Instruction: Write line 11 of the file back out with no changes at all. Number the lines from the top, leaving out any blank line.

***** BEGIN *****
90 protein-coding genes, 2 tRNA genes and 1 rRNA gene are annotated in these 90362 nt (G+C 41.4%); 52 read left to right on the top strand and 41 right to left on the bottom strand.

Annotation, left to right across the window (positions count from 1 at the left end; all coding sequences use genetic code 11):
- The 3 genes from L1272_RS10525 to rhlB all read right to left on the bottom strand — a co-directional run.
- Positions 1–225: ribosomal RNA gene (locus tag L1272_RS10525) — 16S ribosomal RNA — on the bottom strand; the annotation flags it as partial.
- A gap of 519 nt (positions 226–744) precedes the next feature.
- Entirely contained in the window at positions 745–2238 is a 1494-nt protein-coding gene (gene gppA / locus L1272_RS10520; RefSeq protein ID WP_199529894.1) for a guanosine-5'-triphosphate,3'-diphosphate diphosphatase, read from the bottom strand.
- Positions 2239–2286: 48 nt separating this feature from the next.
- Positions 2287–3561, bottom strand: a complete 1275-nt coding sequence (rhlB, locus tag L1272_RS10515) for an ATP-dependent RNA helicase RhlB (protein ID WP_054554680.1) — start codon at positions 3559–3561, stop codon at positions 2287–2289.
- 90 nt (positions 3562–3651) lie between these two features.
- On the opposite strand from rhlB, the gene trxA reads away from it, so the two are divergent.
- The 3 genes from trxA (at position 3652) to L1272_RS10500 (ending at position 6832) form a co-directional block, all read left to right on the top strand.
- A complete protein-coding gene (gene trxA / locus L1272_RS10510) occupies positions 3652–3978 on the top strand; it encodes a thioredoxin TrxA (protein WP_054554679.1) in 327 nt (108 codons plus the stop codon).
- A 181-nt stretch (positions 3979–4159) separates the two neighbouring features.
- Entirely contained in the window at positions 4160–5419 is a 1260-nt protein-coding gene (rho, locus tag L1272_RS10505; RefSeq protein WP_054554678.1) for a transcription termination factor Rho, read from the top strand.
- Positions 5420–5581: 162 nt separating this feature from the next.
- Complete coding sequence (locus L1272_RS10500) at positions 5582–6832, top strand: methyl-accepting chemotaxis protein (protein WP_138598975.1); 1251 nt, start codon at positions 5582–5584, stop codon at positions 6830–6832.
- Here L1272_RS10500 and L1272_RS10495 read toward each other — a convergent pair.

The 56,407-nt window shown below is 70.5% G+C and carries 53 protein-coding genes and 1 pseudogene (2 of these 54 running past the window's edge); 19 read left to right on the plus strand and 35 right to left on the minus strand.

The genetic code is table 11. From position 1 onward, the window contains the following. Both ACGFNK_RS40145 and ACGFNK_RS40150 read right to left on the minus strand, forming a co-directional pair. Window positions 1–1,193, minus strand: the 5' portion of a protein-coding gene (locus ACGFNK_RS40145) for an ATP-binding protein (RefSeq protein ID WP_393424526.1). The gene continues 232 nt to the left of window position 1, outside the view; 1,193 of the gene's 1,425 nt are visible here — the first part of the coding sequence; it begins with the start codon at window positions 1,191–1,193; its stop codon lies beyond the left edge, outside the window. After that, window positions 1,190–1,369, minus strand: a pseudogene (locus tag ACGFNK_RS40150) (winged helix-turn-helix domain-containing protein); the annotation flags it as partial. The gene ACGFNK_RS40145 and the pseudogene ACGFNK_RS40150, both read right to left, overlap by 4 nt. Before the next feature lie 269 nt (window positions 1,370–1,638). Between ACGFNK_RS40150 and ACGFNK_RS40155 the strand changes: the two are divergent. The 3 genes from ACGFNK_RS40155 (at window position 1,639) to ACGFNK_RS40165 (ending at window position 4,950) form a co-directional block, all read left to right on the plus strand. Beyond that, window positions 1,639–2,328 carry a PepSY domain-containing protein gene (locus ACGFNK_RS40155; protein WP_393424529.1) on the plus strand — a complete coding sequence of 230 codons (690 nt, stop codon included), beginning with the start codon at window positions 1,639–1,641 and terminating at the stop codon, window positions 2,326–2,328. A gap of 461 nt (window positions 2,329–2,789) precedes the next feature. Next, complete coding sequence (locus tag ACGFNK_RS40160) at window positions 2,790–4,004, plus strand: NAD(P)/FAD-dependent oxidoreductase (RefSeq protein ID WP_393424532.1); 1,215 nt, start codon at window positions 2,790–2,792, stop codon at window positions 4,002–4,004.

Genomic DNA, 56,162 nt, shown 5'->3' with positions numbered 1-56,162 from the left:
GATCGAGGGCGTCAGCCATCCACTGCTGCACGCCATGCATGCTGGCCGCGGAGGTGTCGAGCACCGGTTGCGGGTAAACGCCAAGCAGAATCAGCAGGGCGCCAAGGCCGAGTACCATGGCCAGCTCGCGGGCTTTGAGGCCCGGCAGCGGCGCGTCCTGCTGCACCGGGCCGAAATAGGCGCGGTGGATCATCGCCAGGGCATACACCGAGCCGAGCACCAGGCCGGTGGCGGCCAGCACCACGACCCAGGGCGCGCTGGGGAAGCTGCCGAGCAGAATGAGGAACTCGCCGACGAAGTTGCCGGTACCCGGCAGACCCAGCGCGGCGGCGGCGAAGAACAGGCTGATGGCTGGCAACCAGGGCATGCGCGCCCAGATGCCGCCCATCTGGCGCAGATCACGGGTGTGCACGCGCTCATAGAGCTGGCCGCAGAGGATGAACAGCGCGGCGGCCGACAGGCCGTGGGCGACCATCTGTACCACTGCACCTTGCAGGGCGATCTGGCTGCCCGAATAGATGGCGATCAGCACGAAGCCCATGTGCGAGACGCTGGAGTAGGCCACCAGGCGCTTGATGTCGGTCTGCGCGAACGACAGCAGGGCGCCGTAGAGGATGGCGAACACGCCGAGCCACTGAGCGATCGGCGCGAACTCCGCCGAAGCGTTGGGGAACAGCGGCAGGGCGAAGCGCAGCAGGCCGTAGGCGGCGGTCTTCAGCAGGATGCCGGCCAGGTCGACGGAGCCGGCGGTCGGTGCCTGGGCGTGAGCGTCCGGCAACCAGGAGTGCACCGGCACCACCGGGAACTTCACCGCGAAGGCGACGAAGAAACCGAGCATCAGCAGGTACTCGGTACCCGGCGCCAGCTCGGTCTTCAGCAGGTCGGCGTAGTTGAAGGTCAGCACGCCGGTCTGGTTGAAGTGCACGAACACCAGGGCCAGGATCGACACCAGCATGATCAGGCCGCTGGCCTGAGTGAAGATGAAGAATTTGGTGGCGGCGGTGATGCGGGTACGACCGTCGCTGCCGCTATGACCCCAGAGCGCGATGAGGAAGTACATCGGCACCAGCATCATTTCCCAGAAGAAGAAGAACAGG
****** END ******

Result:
- The 3 genes from trxA (at position 3652) to L1272_RS10500 (ending at position 6832) form a co-directional block, all read left to right on the top strand.